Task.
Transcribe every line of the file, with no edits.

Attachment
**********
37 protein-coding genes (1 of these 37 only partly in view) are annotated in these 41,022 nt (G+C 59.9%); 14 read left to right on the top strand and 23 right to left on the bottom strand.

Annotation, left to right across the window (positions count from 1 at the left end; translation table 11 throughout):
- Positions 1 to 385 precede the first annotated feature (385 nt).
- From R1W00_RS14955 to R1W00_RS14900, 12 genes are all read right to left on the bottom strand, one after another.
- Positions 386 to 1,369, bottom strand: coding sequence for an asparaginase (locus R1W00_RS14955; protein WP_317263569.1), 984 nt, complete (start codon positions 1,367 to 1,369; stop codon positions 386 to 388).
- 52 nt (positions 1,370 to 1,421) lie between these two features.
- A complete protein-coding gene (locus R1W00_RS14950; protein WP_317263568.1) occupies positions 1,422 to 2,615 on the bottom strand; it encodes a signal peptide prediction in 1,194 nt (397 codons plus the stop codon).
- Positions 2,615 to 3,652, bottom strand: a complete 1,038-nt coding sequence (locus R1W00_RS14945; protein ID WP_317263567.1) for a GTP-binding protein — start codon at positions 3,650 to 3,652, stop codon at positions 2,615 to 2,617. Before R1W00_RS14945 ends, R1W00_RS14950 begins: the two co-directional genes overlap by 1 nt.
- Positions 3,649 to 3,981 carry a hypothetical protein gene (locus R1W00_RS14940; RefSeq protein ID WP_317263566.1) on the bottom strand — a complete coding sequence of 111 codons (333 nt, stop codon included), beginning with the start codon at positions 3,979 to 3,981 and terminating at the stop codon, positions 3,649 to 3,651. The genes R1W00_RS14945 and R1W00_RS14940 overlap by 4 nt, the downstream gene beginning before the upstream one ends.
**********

37 protein-coding genes (1 of these 37 only partly in view) are annotated in these 41,022 nt (G+C 59.9%); 14 read left to right on the top strand and 23 right to left on the bottom strand.

Annotation, left to right across the window (positions count from 1 at the left end; translation table 11 throughout):
- Positions 1 to 385 precede the first annotated feature (385 nt).
- From R1W00_RS14955 to R1W00_RS14900, 12 genes are all read right to left on the bottom strand, one after another.
- Positions 386 to 1,369, bottom strand: coding sequence for an asparaginase (locus R1W00_RS14955; protein WP_317263569.1), 984 nt, complete (start codon positions 1,367 to 1,369; stop codon positions 386 to 388).
- 52 nt (positions 1,370 to 1,421) lie between these two features.
- A complete protein-coding gene (locus R1W00_RS14950; protein WP_317263568.1) occupies positions 1,422 to 2,615 on the bottom strand; it encodes a signal peptide prediction in 1,194 nt (397 codons plus the stop codon).
- Positions 2,615 to 3,652, bottom strand: a complete 1,038-nt coding sequence (locus R1W00_RS14945; protein ID WP_317263567.1) for a GTP-binding protein — start codon at positions 3,650 to 3,652, stop codon at positions 2,615 to 2,617. Before R1W00_RS14945 ends, R1W00_RS14950 begins: the two co-directional genes overlap by 1 nt.
- Positions 3,649 to 3,981 carry a hypothetical protein gene (locus R1W00_RS14940; RefSeq protein ID WP_317263566.1) on the bottom strand — a complete coding sequence of 111 codons (333 nt, stop codon included), beginning with the start codon at positions 3,979 to 3,981 and terminating at the stop codon, positions 3,649 to 3,651. The genes R1W00_RS14945 and R1W00_RS14940 overlap by 4 nt, the downstream gene beginning before the upstream one ends.